More recent reporting seems to indicate that the change in orbital period was 33 minutes instead of 32 minutes. It would be nice to know if that is due to continued observations of the eclipse period, or just refinements of the initial observation data.
There seems to be some debris that was of low enough mass to have been pushed far from the impacted objects by the solar wind, creating a visible tail like that of a comet. So, that is probably not gravitationally bound to the 2 main bodies, at this time.
Do we have any better info on heavier debris that might have stayed in orbits around the two asteroids? It is easy to speculate a lot of scenarios, but what we need is observations to decide which scenario(s) is(are) actually happening.
Edit: Well, here is another Space.com article that gives more info about the behavior of the ejecta: https://www.space.com/hubble-space-telescope-dart-asteroid-collision-dust . It seems that some is in orbits. We really need better resolution pictures.
An analysis of this 500-fold time-compressed video animation provides evidence that the decrease in the asteroid's orbital period declared by the authors of the above articles, which follows from photometric observations of mutual occultations-eclipses and radar data, may have an alternative explanation. Specifically, it could be a consequence of geometric-photometric distortions caused by the essential asymmetric increase of the observed Dimorphos's size, which remained unchanged, while the small-sized component of the wide fan-shaped ejecta continued to move away. Since the brightness and scale of the background star images did not change, the metamorphosis of the asteroid's image cannot be attributed to inaccuracies or errors. This phenomenon is the appearance of an asymmetric and optically dense "cloud" of mini-satellites in orbits around Dimorphos, into which relatively larger fragments ejected at lower velocities turned.
Observations of only two successive occultations-eclipses during Dimorphos's orbital semi-period (Thomas et al., 2023) are able to create the illusion of a shortening of its orbital period due to the displacement of the photometric center of the distorted asteroid image relative to its center of mass. Estimates of the orbital period of the "cloud" of mini-satellites located at heights of several tens of meters above the surface of Dimorphos (according to the video animation) lead to its values being several times larger than the orbital period of the asteroid itself. Therefore, during these events, occurring about 6 hours apart, the "cloud" of mini-satellites will be located on opposite sides of the asteroid most of the time, which is moving in opposite visible directions. Finally, according to estimates, this should manifest as an opposite temporal shift in the positions of the brightness minima. The summarized shift will be close to the declared decrease in the orbital period of Dimorphos. Conversely, when using observational data of the same type occultations-eclipses, occurring only once during its orbital period, such a relative shift is unlikely, despite the presence of a distorting asymmetry in the visible image of the asteroid.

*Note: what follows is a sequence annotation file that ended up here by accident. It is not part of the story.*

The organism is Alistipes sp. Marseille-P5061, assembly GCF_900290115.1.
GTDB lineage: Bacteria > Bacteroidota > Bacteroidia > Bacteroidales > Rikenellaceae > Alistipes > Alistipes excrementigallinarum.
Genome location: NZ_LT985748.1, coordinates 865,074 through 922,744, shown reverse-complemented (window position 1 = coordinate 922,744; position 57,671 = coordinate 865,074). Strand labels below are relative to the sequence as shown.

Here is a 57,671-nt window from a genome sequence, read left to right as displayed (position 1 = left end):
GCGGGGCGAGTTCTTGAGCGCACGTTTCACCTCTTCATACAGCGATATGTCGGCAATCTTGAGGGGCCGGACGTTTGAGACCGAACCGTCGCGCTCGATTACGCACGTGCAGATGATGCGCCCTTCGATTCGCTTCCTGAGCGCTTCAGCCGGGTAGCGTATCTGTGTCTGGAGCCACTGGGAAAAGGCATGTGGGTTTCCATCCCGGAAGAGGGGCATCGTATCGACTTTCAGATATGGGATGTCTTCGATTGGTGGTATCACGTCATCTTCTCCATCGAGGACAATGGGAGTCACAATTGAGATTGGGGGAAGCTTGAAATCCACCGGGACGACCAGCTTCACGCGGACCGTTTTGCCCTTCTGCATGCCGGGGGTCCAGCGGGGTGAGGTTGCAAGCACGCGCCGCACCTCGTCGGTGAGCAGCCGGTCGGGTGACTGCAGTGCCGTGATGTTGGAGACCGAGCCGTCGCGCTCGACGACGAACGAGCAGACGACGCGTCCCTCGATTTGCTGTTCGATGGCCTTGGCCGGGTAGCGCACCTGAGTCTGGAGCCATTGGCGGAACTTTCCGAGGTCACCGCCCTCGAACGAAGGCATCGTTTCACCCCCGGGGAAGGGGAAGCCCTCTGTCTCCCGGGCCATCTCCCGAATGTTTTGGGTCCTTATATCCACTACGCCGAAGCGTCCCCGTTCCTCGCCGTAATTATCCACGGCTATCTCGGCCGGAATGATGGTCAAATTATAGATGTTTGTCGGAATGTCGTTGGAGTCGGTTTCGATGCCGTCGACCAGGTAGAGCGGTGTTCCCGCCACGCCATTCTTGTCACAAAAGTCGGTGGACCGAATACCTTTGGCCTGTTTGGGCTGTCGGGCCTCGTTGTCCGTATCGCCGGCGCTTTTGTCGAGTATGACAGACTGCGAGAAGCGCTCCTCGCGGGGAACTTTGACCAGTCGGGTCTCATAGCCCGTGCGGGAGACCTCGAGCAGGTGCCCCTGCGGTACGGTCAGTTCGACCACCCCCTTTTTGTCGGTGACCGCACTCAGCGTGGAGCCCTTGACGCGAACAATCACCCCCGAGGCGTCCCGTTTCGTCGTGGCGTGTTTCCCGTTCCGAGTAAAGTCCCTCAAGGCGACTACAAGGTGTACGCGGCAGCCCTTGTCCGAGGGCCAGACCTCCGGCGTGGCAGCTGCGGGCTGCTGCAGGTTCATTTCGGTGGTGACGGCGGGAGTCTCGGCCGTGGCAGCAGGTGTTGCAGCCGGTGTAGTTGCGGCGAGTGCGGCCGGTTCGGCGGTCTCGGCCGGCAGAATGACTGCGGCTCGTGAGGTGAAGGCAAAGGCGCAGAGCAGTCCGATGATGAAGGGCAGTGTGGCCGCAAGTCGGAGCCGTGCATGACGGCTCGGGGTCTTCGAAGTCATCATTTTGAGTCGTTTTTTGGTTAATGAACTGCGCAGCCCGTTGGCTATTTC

Additionally, the assertion that the ejection was much more efficient in transferring the pushing impulse compared to the actual impact also raises doubts. According to Li et al. (2023) and the above video animation, the mean initial speed of the wide fan-shaped ejection was around several meters per second. Therefore, with an estimated total ejecta mass of up to 1 million kg, its momentum was comparable to the impactor's. Moreover, it is clear that only a small area near the impact direction (i.e., close to the axis of the ejection cone) can effectively act on an asteroid. At the same time, the rest of the ejecta regions significantly compensated for each other's impulse transfer abilities, which is problematic in itself for a totally inelastic collision with a loose rubble pile asteroid.
In summary, at this point, the success of this generally complex and beautiful space experiment can be considered questionable in terms of its main stated goals. The interpretation of the photometric and radar observations in the published articles lacks the consideration of the direct ground-based observations of the collision process and the subsequent ejection of asteroid fragments, which are crucial for understanding the observed effects. The evidence provided by the video animation suggests an alternative explanation for the decrease in the asteroid's orbital period. The assertion that the ejection was much more efficient in transferring the pushing impulse than the actual impact also raises doubts. These issues highlight the need for further investigation and the integration of all available data for a comprehensive understanding of the DART mission's results.
Have you looked for more data to support your theory?
And, do you have any more detailed explanation of how the ejecta should behave? Your description seems to lack orbital mechanics considerations for physically unattached material "in orbit" around Dimorphos, as well as the tidal effects due to the orbit of Dimorphos and its gravity-bound ejecta around Didymos.
I would think that we should be able to predict the times of exlipses as seen from Earth, and look for a slowing over an extended period of time, rather than simply look at the timing for a single pair of eclispes.